Liquid systems

Calibration of liquid manure equipment requires that the manure be measured in gallons/acre (GPA). Getting a weight of the tank before and after spreading the manure and dividing by the density of the liquid manure (8.3 lb per gallon) is the best way to determine the volume. Combining this with the width of the spread pattern and the distance the tank takes to empty will provide the information to determine the application rate. For example, Operator A takes a loaded manure tank across a scale and it reads 29000 lb. Then the operator applies manure to a field with four injector knives (2.5 ft centers); it takes 1200 ft to empty the tank. Driving the emptied tank across the scale gives a reading of 8500 lb. The rate is:

[(29000 lb - 8500 lb) divided by 8.3 lb/gal] divided by {[1200 ft x (2.5 ft/injector x 4 injectors)] divided by 43560 ft2/acre} = 8965 GPA

Or, fill the tank to its predetermined volume to avoid needing a scale. However, the listed capacity is often different from what is hauled to the field with a "full" tank. Counting the number of loads needed on a given size field and assuming a set volume per load will allow calculation of a rate per acre, although this does not ensure uniform application within a field. This example has Operator B filling a 3200-gal tank 90% full for each load, then spreading 29 loads on a 23-acre field. The solution is:

[(3200 gal/load x 0.90) x 29 loads]divided by 23 acres = 3630 GPA

Solid systems

Calibration of solid manure equipment is similar to liquid manure equipment. The weight of manure applied can be determined by any one of several ways. Weigh your manure spreader before and after going to the field and determine the weight of manure spread. Then determine the width the manure is being spread and the distance it took to unload the manure. Using the ratio of weight per portion of an acre, a per-acre application rate can be calculated. It is best not to unload the entire spreader because the spread pattern at the end of a load is not representative. Example: Operator C weighs a loaded spreader; it is 9800 lb. After spreading a 12-ft width of manure a distance of 300 ft, the spreader is reweighed and it now measures 6200 lb. The rate calculation is:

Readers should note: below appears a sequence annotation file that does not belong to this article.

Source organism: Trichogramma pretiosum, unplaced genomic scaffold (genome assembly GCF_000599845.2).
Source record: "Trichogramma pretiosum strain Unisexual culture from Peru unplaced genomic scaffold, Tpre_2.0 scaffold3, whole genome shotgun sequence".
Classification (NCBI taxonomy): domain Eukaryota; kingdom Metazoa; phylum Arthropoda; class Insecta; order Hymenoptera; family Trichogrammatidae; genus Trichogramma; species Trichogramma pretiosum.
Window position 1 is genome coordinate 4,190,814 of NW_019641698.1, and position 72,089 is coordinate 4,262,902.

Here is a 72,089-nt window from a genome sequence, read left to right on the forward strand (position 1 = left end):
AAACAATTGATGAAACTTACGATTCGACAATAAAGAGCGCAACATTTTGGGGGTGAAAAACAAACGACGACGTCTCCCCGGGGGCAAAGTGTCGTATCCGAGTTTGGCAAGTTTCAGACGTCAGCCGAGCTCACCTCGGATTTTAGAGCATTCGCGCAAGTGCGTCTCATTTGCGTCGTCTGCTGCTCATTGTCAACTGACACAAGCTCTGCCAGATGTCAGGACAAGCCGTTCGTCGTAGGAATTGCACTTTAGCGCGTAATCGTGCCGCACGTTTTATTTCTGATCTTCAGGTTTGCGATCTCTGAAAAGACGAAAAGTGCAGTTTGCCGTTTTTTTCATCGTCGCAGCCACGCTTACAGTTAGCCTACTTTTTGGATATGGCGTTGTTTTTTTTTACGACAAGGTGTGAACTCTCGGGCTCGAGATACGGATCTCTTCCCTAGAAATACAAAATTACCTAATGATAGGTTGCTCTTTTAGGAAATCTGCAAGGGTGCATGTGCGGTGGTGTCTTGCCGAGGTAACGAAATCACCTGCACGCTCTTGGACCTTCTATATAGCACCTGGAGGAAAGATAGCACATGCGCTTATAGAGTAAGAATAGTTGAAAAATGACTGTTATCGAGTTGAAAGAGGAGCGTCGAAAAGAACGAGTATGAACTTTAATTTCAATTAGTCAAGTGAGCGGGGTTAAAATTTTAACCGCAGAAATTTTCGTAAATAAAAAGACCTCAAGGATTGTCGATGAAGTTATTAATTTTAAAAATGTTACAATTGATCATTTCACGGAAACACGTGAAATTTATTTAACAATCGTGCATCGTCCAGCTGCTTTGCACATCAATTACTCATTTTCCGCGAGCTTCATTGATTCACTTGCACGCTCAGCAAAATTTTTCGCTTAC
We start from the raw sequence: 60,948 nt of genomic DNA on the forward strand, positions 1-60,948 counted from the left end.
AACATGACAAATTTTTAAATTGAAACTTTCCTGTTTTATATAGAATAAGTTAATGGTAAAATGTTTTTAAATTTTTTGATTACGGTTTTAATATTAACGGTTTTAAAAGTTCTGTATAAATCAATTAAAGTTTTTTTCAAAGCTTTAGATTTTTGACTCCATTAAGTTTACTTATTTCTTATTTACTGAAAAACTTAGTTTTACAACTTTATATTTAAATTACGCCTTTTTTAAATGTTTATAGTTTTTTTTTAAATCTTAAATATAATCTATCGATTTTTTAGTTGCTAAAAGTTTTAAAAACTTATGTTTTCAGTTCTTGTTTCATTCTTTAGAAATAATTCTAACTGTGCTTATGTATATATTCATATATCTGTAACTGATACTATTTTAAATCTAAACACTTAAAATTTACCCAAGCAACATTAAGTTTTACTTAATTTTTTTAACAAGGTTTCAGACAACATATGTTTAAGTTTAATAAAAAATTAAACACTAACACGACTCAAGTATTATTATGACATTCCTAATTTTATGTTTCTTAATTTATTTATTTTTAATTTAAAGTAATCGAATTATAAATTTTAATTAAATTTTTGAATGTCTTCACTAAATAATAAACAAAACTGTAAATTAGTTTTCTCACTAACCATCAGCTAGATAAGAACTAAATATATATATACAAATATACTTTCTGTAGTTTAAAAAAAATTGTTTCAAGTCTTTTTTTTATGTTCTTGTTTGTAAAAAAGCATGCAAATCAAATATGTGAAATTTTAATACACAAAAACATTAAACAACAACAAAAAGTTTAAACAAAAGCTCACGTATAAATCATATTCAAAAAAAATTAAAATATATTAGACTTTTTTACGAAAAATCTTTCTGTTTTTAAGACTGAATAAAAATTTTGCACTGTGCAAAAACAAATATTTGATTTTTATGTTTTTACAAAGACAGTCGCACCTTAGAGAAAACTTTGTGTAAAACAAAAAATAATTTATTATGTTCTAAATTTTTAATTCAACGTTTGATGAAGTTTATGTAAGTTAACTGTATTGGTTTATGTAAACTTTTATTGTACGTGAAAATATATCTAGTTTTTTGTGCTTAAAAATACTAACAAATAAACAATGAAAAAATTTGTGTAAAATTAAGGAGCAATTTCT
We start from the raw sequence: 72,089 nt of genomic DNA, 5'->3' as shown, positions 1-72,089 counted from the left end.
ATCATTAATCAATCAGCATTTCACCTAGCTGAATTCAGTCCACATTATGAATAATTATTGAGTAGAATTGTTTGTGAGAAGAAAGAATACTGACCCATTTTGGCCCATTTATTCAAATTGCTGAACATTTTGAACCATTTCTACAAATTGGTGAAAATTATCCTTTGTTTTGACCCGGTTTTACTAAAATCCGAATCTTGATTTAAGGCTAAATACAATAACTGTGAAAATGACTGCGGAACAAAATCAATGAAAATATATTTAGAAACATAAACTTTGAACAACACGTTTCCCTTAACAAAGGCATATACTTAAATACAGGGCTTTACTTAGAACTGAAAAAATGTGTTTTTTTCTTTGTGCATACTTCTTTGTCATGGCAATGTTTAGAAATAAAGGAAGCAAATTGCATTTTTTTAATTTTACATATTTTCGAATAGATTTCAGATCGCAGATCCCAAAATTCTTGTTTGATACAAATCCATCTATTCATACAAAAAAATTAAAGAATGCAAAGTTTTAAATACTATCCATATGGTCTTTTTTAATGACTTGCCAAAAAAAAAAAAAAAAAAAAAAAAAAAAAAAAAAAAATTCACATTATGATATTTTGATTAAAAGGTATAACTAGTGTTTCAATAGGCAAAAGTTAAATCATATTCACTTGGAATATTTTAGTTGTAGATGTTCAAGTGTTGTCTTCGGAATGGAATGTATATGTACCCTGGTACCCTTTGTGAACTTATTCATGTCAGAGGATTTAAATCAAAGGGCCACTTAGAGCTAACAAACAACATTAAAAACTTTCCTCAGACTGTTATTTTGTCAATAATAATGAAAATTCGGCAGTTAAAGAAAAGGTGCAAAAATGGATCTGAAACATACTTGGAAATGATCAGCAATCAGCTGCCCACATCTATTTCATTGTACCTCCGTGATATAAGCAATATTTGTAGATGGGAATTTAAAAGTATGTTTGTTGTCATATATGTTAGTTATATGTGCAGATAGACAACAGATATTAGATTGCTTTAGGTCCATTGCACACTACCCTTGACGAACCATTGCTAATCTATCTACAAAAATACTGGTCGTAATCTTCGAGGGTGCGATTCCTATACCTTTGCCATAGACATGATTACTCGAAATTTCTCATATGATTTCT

[(9800 lb - 6200 lb) divided by 2000 lb/ton] divided by [(12 ft x 300 ft) divided by 43560 ft2/acre] = 21.8 tons/acre

A practical method is to use a scale to determine the weight per load and then count the number of loads it takes to spread manure on a given field. Calculate the total tons per field and divide by the number of acres in the field to determine rate of application. For example, if Operator D has previously calculated their spreader to hold 8.5 tons of manure when fully loaded, and uniformly applied 16 loads in a 13-acre field. The solution for rate is:

(16 loads x 8.5 tons/load) divided by 13 acres = 10.5 tons/acre

Another method is to lay a tarp or piece of heavy-duty plastic in a field. After the spreader has passed over, collect and weigh the manure from the tarp or plastic. Then determine the area of the plastic, and convert the weight measurement to a per-acre basis. This method generally has a large amount of variability unless several samples are collected and weighed. In an example, Operator E places five 4 ft by 4 ft plastic sheets in their field and spreads manure across these sheets. The combined weight of the sheets is 38.5 lb. The solution for the rate is:

(38.5 lb divided by 2000 lb/ton) divided by {[5 x (4 ft x 4 ft)] divided by 43560 ft2/acre} = 10.5 tons/acre

After determining the manure application rate, it is often necessary to adjust the rate to better match the recommended rate that you need. The most common method to change application rate is by changing the speed you drive across the field. Solid manure equipment may also have an adjustment that changes the chain speed in the box, thereby changing the manure rate. Liquid manure equipment may have valve opening adjustments to alter the rate. A concern with liquid manure systems is the difference in flow from the start to the end of the tank. Pressurized tanks, flow pumps, and new distributor designs are solving some of these problems in variable flows.

Special Concerns and Issues

Solid versus liquid manure

Nutrients voided by swine are the same whether the manure is to be handled as a liquid or a solid. It is the handling systems that create losses of nutrients or changes in the manure composition resulting in different nutrient analyses between solid and liquid manure.

The available plant nutrients in manure are often found in different fractions. Nitrogen, for example, is fairly evenly split between the feces portion, which contains the majority of organic N, and the urine, which contains most of the inorganic N. Therefore, it is essential to preserve and adequately mix these fractions before field application.

Phosphorus is found mainly in the feces component. Phosphorus is not lost by any chemical or biological process and the majority of this nutrient is available in the year of application. With a liquid storage system, the bulk of the phosphorus is in the settled solids at the bottom of the pit unless you agitate before spreading. Potassium is almost the opposite of phosphorus; almost all of it is in the urine.